Being active and fit is supposed to keep you healthy. But does it translate to a longer life? That’s the question addressed in a new Swedish study published on the website of the British Medical Journal, BMJ.com. And the findings should provide lots of incentive to get up and move. Living a healthy lifestyle into old age can add five years to women’s lives and six years to men’s, say the researchers, adding that this is the first study that directly provides information about differences in longevity according to several lifestyle factors within your control. To find out if changing bad habits like being overweight, smoking and heavy drinking, could positively impact those over 75, the Swedish team measured the differences in survival among over 1,800 individuals who were followed for 18 years (1987-2005). Data on age, sex, occupation, education, lifestyle behaviors, social network and leisure activities were recorded. During the follow-up period 92 percent of participants died, with half of the participants living longer than 90 years.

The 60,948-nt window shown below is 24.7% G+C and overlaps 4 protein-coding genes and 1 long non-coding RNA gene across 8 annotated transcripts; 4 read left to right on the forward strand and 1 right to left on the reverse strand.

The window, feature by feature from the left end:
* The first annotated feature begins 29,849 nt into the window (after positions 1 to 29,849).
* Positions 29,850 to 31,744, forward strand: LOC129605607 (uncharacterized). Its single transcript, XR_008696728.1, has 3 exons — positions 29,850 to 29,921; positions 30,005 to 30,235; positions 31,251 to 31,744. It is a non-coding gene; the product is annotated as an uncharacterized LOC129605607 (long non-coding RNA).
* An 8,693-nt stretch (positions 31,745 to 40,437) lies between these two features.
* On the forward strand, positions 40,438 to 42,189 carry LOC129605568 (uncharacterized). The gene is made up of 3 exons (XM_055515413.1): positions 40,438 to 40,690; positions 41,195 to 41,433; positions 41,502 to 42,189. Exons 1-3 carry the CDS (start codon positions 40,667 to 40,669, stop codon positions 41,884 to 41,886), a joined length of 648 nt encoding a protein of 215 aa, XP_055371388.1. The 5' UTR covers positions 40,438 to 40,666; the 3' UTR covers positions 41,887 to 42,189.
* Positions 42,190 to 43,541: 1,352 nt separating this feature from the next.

Survivors were more likely to be women, be highly educated, have healthy lifestyle behaviors and a better social network, and participate in more leisure activities than non-survivors. The results show that smokers died one year earlier than non-smokers. Former smokers had a similar pattern of survival to never smokers, suggesting that quitting smoking in middle age reduces the effect on mortality. Of the leisure activities, physical activity was most strongly associated with survival. The average age at death of participants who regularly swam, walked or did gymnastics was two years greater than those who did not.
Overall, the average survival of people with a low risk profile (healthy lifestyle behaviors, participation in at least one leisure activity and a rich or moderate social network) was 5.4 years longer than those with a high risk profile (unhealthy lifestyle behaviors, no participation in leisure activities and a limited or poor social network). Even among those aged 85 years or older and people with chronic conditions, the average age at death was four years higher for those with a low risk profile compared with those with high risk profile. Overall, women’s lives were prolonged by five years and men’s by six years. “Our results suggest that encouraging favorable lifestyle behaviors, even at advanced ages, may enhance life expectancy, probably by reducing morbidity,” they conclude.
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